Open main menu

Bobbitt National Prize for Poetry

The Rebekah Johnson Bobbitt National Prize for Poetry is awarded biennially by the Library of Congress on behalf of the nation in recognition for the most distinguished book of poetry written by an American and published during the preceding two years. The award is overseen by the Library of Congress Center for the Book.

The PrizeEdit

The $10,000 prize winner is chosen by a three-member jury appointed by a selection committee composed of the Librarian of Congress, the Poet Laureate Consultant in Poetry, a publisher named by the Academy of American Poets and a literary critic nominated by the Bobbitt family. Awarded for "the Most Distinguished Book of Poetry Published in 2006 or 2007, OR For Lifetime Achievement in Poetry", nominations come from publishers, and is given only to living American poets. The criteria for the award are that a nomination must be a poet's first poetry book or a book composed of new work of any length. Collected or selected works qualify only if they include at least thirty new poems previously unpublished in book form with prior publication in print media being acceptable.

At the sole discretion of the judging panel, they may instead award the Rebekah Johnson Bobbitt National Prize for Lifetime Achievement in Poetry. There is no nomination process for this award, and it has to date not been given.[1]


Mrs. Rebekah Johnson Bobbitt was the younger sister of Lyndon B. Johnson, 36th President of the United States. Born in 1910 in Stonewall, Texas, she worked in the cataloging department of the Library of Congress in the 1930s before her brother entered politics. Whilst there, she met college student Oscar Price (O.P) Bobbitt, who also worked in the department. Bobbitt courted Rebekah with love poems typed on index cards and passed secretly to her under the nose of supervisors. After marrying, they returned to Texas and began a family. She died in 1978.[2]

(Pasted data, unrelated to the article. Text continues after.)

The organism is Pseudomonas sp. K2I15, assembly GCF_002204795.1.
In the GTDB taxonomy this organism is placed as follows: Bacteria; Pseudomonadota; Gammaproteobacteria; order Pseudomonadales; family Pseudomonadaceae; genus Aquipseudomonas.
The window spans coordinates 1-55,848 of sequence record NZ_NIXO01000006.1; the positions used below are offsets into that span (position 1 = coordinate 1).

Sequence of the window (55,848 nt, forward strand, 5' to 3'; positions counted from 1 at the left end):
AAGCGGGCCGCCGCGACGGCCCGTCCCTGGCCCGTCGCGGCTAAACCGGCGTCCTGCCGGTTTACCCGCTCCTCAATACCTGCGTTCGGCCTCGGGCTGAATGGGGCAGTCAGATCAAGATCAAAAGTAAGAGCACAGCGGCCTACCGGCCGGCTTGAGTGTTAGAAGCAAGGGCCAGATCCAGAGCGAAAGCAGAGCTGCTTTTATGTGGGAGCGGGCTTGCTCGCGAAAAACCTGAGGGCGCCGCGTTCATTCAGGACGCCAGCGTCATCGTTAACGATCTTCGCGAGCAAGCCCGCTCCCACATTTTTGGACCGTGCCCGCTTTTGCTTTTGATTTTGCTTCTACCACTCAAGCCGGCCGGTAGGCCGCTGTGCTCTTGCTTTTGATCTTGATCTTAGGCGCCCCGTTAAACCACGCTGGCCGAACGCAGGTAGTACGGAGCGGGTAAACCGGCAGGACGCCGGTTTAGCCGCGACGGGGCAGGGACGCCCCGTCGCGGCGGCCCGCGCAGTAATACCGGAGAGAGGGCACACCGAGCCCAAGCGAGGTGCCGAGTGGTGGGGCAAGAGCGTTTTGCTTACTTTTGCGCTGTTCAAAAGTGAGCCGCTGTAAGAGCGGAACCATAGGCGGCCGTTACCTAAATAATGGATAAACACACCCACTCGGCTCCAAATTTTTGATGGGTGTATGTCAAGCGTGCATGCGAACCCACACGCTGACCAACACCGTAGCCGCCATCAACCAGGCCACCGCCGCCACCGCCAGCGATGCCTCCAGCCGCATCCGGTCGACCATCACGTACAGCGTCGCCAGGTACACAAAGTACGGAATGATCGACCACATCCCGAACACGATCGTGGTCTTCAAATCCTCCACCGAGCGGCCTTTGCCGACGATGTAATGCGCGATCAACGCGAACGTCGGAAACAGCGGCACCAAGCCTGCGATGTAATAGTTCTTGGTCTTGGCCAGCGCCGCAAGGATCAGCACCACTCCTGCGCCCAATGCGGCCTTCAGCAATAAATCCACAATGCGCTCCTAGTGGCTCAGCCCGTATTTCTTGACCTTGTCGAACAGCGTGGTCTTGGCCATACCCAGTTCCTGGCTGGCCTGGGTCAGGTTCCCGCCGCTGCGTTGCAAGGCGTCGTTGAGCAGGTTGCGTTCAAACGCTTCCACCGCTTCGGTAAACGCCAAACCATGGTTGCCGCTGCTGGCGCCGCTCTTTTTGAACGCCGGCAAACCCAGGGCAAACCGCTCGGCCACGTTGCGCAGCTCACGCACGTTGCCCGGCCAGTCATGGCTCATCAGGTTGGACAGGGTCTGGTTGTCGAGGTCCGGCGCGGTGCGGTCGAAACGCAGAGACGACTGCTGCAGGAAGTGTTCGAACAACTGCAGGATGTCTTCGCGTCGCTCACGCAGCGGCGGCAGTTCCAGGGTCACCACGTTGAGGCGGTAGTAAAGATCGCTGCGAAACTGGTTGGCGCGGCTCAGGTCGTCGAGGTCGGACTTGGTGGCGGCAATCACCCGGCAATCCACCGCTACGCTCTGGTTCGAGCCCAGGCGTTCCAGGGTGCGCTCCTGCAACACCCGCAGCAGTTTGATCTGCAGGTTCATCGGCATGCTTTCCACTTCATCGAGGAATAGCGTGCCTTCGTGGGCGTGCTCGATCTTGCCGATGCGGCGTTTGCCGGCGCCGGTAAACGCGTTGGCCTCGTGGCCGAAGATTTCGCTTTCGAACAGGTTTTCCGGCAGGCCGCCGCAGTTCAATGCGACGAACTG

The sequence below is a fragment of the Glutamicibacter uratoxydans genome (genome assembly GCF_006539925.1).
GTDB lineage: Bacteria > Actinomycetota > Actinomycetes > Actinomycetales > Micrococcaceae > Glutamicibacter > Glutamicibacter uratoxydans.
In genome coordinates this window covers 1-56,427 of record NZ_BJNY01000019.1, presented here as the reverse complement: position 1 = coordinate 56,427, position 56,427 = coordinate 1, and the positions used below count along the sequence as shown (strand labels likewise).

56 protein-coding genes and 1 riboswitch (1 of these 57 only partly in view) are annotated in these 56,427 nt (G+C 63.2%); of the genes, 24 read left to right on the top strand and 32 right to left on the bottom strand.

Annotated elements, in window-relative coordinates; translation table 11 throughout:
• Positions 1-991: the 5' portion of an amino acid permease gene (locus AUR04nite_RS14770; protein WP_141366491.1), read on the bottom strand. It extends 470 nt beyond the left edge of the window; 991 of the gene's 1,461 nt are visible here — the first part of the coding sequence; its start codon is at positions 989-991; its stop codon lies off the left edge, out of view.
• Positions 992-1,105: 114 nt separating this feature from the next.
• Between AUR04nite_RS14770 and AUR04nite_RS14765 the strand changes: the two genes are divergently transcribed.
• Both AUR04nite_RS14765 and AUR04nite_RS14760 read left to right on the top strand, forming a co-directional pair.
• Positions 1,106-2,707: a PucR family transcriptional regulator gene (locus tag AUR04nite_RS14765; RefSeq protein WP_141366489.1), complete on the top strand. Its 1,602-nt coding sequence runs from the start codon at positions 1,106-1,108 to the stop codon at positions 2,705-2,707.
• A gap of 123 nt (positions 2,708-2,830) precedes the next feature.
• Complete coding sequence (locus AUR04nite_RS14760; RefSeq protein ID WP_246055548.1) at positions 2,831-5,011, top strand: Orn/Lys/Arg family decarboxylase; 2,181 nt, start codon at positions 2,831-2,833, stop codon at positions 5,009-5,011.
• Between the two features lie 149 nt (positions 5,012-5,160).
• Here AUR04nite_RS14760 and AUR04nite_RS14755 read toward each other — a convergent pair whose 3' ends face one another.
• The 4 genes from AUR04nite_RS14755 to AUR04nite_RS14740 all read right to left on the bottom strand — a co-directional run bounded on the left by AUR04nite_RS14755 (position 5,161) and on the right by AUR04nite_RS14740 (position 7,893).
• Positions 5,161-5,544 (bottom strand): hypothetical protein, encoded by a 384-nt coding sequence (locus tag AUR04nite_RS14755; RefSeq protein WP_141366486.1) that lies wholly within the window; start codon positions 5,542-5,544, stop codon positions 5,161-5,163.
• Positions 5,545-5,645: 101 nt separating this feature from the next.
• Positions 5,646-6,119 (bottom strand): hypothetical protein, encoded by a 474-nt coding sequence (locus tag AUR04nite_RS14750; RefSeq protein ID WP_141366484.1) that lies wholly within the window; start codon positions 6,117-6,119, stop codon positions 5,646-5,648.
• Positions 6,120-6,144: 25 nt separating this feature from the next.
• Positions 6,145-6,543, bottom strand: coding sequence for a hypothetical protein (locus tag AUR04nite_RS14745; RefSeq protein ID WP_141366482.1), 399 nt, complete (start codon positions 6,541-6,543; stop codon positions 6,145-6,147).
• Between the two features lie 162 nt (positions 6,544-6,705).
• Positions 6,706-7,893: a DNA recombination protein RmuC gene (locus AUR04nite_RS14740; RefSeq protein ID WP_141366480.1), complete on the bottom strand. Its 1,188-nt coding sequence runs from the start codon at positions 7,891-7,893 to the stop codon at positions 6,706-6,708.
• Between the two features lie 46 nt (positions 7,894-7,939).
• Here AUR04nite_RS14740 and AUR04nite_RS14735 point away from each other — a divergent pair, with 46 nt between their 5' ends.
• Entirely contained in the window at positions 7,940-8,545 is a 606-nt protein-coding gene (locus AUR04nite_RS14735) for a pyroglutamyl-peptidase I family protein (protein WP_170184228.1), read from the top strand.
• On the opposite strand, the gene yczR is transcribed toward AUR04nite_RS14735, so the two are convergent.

Established in her memory in 1988 by her son, Professor Philip C. Bobbitt, and her husband, the Bobbitt prize was the first national poetry award given in almost 40 years. In 1949, Congress placed a 40-year ban on Library prizes following controversy over the Library's awarding of the 1948 Bollingen National Prize for Poetry to Ezra Pound for his Pisan Cantos. Following the public outcry at the time of the award to Pound, the Joint Congressional Committee on the Library of Congress in 1949 adopted a policy prohibiting the Library henceforth from granting any more awards or prizes.

James H. Billington, the Librarian of Congress, is quoted as stating: "The family relation to the Library is a great love story and it is too good not to want to savor, commemorate and celebrate."[3]

Three-time Poet Laureate, Robert Pinsky, said of the Prize in 2000, "I don't know of any other literary prize that has such a high standard."[2]


See alsoEdit


  1. ^ "Bobbitt National Prize for Poetry – Poetry (Library of Congress)". Library of Congress Website. United States Library of Congress. Archived from the original on 2008-03-27. Retrieved 2008-03-30.
  2. ^ a b Molotsky, Irvin (2000-12-20). "$10,000 Bobbitt Poetry Prize Is Awarded To David Ferry". The New York Times. Archived from the original on 2013-01-30. Retrieved 2008-03-30.
  3. ^ French, Yvonne (December 1998). "Frank Bidart Awarded Bobbitt Prize (December 1998)". Library of Congress Information Bulletin. 57 (12). Retrieved 2008-03-30.
  4. ^ "Jorie Graham Wins Bobbitt Poetry Prize". Retrieved 2018-11-02.
  5. ^ "Claudia Rankine Wins Bobbitt Poetry Prize". Retrieved 2018-11-02.
  6. ^ "Archived copy". Archived from the original on 2008-07-08. Retrieved 2008-07-02.CS1 maint: archived copy as title (link)

External linksEdit